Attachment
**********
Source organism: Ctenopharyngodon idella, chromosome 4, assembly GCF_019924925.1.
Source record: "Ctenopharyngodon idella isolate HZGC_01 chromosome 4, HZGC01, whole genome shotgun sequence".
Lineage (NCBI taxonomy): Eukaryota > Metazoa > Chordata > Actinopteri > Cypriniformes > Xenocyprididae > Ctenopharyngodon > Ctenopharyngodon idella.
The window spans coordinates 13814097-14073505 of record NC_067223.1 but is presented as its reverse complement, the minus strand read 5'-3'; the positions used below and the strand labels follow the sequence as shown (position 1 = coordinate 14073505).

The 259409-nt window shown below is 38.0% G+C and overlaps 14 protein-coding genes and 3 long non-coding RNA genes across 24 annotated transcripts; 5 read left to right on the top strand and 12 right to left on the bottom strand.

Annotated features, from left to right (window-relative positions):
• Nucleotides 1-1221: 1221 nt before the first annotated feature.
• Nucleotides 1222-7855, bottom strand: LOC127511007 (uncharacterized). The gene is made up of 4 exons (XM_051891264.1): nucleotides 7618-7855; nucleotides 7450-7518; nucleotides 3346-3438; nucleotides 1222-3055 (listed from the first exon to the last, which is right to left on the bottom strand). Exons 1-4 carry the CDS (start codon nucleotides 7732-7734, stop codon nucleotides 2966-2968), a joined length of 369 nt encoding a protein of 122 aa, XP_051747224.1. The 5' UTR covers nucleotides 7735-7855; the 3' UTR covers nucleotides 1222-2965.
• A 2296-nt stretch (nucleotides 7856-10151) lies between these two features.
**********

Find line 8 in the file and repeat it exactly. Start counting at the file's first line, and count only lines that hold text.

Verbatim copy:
• Nucleotides 1222-7855, bottom strand: LOC127511007 (uncharacterized). The gene is made up of 4 exons (XM_051891264.1): nucleotides 7618-7855; nucleotides 7450-7518; nucleotides 3346-3438; nucleotides 1222-3055 (listed from the first exon to the last, which is right to left on the bottom strand). Exons 1-4 carry the CDS (start codon nucleotides 7732-7734, stop codon nucleotides 2966-2968), a joined length of 369 nt encoding a protein of 122 aa, XP_051747224.1. The 5' UTR covers nucleotides 7735-7855; the 3' UTR covers nucleotides 1222-2965.